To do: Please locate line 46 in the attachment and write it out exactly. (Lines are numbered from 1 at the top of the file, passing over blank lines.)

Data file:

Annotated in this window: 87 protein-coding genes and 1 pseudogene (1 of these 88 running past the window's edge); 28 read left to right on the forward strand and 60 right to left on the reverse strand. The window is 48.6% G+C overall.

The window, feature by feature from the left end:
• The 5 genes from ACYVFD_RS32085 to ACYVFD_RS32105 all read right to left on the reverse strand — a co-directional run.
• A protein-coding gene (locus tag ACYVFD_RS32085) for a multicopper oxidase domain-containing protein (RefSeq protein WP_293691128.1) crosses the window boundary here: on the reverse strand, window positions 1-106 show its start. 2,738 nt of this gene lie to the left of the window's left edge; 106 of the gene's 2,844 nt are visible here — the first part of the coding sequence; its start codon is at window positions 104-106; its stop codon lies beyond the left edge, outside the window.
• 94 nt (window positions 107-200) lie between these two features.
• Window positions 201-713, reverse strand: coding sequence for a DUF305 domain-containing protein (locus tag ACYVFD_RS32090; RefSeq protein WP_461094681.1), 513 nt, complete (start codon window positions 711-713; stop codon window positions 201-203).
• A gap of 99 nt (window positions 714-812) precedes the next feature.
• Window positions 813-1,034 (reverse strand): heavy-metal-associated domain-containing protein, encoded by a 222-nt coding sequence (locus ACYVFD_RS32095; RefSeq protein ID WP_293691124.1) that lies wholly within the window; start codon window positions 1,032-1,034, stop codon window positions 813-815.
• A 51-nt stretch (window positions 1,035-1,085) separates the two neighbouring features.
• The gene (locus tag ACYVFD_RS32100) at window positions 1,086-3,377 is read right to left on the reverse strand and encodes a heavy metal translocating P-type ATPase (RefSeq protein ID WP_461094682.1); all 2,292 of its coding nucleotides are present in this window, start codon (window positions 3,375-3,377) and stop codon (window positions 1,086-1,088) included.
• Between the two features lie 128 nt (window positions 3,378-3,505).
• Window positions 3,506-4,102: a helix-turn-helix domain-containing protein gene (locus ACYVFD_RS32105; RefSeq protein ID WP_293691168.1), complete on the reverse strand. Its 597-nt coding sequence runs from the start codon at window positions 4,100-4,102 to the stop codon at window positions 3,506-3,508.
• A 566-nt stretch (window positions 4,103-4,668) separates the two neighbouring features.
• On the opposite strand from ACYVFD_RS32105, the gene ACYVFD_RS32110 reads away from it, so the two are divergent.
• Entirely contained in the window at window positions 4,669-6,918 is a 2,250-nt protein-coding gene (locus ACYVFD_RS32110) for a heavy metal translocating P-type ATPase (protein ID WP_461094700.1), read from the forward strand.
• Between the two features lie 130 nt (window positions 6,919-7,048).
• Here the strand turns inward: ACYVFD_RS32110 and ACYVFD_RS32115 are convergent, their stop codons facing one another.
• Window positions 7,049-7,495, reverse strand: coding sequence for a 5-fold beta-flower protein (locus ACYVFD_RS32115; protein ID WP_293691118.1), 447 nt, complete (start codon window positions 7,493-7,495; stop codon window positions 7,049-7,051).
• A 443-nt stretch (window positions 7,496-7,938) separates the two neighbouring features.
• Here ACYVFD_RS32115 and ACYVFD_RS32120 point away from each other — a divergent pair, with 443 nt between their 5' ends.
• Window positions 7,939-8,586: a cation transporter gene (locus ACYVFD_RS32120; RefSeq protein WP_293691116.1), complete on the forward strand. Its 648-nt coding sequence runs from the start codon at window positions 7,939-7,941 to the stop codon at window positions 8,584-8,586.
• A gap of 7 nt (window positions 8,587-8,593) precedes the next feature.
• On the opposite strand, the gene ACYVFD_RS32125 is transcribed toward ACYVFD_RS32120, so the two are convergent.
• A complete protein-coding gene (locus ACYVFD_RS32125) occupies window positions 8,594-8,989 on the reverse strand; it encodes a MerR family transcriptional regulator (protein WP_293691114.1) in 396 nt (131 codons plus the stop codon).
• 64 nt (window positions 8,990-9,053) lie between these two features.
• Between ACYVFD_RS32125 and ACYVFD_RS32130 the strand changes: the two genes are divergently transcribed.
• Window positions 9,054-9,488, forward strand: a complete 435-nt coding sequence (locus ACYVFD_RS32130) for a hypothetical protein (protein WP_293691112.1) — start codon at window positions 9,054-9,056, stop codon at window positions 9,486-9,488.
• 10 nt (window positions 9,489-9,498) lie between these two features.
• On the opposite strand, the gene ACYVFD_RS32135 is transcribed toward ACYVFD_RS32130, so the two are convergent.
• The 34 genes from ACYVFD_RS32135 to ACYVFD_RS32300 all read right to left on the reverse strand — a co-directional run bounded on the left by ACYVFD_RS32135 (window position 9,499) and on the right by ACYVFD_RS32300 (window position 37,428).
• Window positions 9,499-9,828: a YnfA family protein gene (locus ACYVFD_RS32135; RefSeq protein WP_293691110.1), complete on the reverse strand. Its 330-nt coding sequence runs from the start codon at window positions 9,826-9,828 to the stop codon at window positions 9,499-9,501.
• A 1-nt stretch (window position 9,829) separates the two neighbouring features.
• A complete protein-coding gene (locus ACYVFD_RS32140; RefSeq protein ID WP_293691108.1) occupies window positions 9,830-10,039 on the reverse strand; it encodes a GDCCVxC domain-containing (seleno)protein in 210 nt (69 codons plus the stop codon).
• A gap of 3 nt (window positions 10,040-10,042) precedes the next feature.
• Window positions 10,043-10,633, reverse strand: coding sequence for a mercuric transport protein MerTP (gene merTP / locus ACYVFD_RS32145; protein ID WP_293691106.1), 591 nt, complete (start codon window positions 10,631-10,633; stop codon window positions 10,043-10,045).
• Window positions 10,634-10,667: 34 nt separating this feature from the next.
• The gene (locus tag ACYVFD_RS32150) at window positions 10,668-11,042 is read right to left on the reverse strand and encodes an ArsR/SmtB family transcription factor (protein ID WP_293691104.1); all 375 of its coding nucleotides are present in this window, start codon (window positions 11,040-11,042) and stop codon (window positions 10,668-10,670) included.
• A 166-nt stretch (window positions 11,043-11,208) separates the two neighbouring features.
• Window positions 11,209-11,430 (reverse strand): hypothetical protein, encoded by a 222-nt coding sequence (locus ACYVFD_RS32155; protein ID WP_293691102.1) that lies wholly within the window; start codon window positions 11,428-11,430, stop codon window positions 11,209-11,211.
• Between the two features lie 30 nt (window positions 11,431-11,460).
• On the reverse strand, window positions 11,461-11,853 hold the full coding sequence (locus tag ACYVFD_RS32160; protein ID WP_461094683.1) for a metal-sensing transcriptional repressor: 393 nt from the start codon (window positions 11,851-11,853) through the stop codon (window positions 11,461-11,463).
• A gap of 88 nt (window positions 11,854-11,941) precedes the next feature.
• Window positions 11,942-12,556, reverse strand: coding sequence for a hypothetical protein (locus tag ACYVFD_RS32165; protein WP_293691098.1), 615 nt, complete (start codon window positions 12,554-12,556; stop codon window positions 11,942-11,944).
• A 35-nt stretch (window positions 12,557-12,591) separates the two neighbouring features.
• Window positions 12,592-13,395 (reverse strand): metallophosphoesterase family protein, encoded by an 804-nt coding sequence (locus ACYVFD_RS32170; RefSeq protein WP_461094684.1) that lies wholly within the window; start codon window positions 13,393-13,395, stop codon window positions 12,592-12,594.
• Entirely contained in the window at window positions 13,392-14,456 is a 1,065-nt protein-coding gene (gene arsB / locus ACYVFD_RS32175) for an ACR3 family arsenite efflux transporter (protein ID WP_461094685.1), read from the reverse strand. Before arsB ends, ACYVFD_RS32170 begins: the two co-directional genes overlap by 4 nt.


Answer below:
• Entirely contained in the window at window positions 13,392-14,456 is a 1,065-nt protein-coding gene (gene arsB / locus ACYVFD_RS32175) for an ACR3 family arsenite efflux transporter (protein ID WP_461094685.1), read from the reverse strand. Before arsB ends, ACYVFD_RS32170 begins: the two co-directional genes overlap by 4 nt.